This was one of my WorldCon ’19 recs — a book that was mentioned during one of the panels I attended, where I thought “I want to read that”. I especially wanted to read it to see if it would be something that I could recommend to one of my nieces, who I have a suspicious would be interested in SFF, but hasn’t yet gotten the right route in.
Not all the stories in this collection are speculative in nature — some of them are straight up realistic fiction (including some whose authors are best known for speculative fiction, which was a bit of a surprise!). Both queer and non-queer romance arcs were strongly represented across the anthology. It was this perhaps more than anything else that marked this book out as a collection of YA stories; whenever one of the romantic developments felt a bit too much, too fast, I had to remind myself that I’m not a teenager anymore and that if I’d read these stories as a teenager, they probably would’ve felt more real.
The stories don’t shy away from the difficult subjects. The range of disabilities represented was wide, from wheelchairs to anxiety to terminal illnesses. The characters are confronted with not only the ordinary vagaries of romance and other aspects of teenage life, but also with the worry of burdening others, the anguish of never being enough, the guilt of it all. One thing I really liked about this anthology as a collection was the way in which so many of the narrators voiced these sorts of internalised ableism, and the ways in which the stories themselves pushed back against those narratives, made it clear that they were not the right narratives. On the flip side, one of the things that made me uncomfortable was how some of the stories were variants on “even though a disabled person might think themselves unworthy, they can still do things that are valuable to society!” in a way that felt, to me, like it bordered on inspiration porn. Such stories were, however, the minority, and loaded towards the front of the book, so that by the end such early impressions were mostly memories.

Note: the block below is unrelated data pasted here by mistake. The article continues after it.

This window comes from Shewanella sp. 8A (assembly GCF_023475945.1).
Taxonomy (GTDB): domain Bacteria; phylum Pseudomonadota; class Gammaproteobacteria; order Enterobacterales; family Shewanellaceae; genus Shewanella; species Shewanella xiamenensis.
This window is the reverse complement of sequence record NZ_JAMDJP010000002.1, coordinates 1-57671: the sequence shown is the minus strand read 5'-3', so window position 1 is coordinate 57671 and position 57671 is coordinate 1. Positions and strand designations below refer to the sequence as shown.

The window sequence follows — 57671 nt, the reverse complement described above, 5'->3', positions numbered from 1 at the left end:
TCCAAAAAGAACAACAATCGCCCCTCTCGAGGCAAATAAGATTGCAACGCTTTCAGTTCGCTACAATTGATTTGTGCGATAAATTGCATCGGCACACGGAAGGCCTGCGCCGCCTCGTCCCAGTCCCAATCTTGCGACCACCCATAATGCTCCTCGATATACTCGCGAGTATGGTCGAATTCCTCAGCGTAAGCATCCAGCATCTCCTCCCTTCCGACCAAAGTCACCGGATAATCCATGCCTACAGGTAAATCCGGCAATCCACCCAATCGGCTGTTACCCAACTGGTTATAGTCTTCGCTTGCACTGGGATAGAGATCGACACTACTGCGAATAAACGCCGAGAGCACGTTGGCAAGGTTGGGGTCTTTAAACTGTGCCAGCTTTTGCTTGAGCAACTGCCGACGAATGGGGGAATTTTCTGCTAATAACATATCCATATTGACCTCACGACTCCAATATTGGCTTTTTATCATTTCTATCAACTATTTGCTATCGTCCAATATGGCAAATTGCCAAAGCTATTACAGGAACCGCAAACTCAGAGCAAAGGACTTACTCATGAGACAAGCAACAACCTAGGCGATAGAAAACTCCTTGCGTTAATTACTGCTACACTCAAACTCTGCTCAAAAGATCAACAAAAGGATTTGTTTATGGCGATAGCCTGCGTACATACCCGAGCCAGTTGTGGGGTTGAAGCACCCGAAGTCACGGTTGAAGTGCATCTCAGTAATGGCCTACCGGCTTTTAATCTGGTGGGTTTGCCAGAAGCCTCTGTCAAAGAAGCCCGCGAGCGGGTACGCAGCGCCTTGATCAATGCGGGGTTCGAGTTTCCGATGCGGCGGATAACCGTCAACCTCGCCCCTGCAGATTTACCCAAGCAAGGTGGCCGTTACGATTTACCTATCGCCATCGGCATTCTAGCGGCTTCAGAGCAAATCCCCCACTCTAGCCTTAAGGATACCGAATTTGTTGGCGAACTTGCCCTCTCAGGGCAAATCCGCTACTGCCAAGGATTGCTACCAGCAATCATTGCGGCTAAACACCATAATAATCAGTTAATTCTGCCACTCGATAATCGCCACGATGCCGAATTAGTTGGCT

As is usual, we’ll review the stories individually, and link the reviews below as they are published.
- “The Long Road” by Heidi Heilig
- “Britt and the Bike God” by Kody Keplinger
- “The Leap and the Fall” by Kayla Whaley
- “Per Aspera ad Astra” by Katherine Locke
- “Found Objects” by William Alexander
- “Plus One” by Karuna Riazi
- “The Day the Dragon Came” by Marieke Nijkamp
- “Captain, My Captain” by Francisco X. Stork
- “Dear Nora James, You Know Nothing About Love” by Dhonielle Clayton
- “A Play in Many Parts” by Fox Benwell
- “Ballad of Weary Daughters” by Kristine Wyllys
- “Mother Nature’s Youngest Daughters” by Keah Brown
- “A Curse, A Kindness” by Corinne Duyvis
Having read all of them, yeah, I probably will get this book for my niece. They may not all be to her taste, as they weren’t all to mine, but if she derives joy from even one of them, it’ll be a worthwhile purchase. (And I really hope she likes Benwell’s and Duyvis’s, the two outstanding stories of the volume in my opinion.)